On the nature of a free and open society, and why it's worth fighting for
The speed with which the universal rights and liberties characteristic of the open society were suspended in deference to speculative, unorthodox, and unsubstantiated theories of disease control should serve as a stark warning to us that the hard-won achievements of the open society can be bartered away for the subjective experience of a little more safety.1
That most of these liberties have been restored in many parts of the West does not remove the fact that we now have a dangerous precedent that most Western governments and opinion leaders have yet to condemn or repudiate; a precedent that may well be invoked during a future crisis, whether real or manufactured.
The architects of lockdowns, vaccine passports and vaccine mandates, which introduced the infrastructure of a “papers, please” society, appear to have a shallow understanding of the values that make Western societies places worth living in.
Those who oversaw the introduction of lockdowns and mandatory vaccine apartheid, in spite of their insistence that they were just emergency measures, helped accelerate the relentless erosion of civil rights during the pandemic, with very questionable, and at best speculative, public health benefits to be gleaned in return.
Basic civil rights, such as freedom of religion, freedom of association, the right to protest, the privacy of the home, the right to access public venues and services, and even the right to informed consent to medical treatment, were set aside in the name of public health, with no clear evidence that such rights violations would make any substantial difference to the medium and long-term disease burden, and little or no serious public debate about the social and moral costs of such draconian measures.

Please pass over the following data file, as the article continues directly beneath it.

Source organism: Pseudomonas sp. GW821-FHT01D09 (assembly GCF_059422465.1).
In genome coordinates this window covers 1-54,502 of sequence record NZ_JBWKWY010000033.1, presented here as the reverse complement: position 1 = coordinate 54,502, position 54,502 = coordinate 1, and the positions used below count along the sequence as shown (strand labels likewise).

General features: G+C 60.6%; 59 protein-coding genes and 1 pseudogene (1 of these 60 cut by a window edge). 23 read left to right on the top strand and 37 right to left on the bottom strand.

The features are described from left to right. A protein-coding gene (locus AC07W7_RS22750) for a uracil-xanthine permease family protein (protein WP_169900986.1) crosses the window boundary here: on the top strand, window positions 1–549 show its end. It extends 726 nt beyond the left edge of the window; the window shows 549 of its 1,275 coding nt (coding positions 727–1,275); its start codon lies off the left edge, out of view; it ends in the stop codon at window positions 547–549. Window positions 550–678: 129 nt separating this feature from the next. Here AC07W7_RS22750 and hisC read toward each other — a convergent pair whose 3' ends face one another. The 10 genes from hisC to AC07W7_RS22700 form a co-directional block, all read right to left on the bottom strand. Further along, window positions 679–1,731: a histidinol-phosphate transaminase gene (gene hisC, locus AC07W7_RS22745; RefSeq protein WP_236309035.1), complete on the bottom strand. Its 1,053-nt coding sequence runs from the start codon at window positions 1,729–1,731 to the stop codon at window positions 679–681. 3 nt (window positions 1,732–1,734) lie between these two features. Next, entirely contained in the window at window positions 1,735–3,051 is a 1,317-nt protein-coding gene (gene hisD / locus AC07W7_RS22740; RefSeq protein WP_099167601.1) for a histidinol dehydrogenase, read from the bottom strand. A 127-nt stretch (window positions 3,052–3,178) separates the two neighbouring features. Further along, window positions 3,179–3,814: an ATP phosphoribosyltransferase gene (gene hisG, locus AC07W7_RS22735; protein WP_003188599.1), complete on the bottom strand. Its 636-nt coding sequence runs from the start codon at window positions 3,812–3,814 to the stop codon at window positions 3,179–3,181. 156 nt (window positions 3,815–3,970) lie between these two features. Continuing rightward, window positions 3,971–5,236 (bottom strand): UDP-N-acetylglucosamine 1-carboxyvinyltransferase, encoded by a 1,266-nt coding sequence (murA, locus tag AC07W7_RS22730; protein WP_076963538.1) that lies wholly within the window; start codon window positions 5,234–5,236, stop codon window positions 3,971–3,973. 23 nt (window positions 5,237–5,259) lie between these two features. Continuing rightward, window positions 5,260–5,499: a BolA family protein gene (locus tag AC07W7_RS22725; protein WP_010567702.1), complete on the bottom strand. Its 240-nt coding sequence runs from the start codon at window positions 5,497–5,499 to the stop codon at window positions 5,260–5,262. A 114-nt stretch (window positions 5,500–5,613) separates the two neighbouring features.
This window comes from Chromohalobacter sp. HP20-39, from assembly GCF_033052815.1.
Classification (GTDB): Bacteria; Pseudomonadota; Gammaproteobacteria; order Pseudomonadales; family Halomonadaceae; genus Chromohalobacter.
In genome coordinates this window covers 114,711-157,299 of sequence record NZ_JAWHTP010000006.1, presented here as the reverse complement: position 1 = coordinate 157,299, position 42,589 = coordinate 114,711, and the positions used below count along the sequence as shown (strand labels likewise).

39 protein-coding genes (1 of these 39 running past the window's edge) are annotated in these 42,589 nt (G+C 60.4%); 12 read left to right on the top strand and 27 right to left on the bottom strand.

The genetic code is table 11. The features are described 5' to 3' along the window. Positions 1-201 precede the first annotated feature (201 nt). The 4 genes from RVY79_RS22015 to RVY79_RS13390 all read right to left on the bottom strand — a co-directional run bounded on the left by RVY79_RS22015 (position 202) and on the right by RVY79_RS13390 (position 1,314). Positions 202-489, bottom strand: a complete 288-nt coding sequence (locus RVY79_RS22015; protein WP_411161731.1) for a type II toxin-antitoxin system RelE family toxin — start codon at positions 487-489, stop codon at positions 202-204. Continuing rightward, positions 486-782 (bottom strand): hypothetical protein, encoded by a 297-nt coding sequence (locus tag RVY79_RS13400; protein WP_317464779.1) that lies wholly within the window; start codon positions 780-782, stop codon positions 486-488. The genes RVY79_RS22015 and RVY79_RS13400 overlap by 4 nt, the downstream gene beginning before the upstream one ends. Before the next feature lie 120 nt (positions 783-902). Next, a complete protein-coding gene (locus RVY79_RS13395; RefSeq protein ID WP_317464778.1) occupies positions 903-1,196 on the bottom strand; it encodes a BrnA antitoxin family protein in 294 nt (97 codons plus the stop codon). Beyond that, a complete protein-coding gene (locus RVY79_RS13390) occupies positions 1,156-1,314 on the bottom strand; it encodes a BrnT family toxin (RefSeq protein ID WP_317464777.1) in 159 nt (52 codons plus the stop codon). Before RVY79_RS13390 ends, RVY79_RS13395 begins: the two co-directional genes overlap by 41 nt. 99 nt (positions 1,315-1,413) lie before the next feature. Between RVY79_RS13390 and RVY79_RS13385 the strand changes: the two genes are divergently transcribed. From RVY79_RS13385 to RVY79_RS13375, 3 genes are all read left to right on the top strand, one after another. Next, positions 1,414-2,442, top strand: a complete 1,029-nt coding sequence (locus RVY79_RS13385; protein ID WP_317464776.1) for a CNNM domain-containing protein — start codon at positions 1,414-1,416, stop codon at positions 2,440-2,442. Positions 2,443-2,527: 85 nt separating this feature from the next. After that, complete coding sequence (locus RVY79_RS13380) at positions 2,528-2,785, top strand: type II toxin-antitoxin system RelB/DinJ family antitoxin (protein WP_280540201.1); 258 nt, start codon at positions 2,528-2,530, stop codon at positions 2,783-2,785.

Many of our political leaders, opinion leaders, and fellow citizens have forgotten who we are. We are, or certainly aspire to be, free and open societies, in which each citizen moves around at his or her own discretion and can, for the most part (barring cases of criminality, delinquency, and gross incivility), access the same public venues and amenities as his or her fellow citizens, without being confronted on a regular basis with raised eyebrows, insults, or systematic discrimination.
Until we understand what it means to live in a free and open society, and why it matters for ourselves, our children, and our grandchildren, we are liable to continue putting the speculative projections and strategic goals of technocrats ahead of the liberties of citizens.
So what exactly does it mean to live in a free and open society?
Historical precedents for a free and open society
The notion of an “open society” has been developed by a number of twentieth century thinkers, including Henri Bergson and Karl Popper, and more recently recapitulated by Gerald Gaus.2 My interest here is not to recount the history of the concept, but to highlight some of its salient features, as an ideal that has been central to the way of life of modern constitutional democracies, and has manifested itself, to a greater or lesser extent, in very different historical moments, including Greek antiquity and early modern Italian city-States.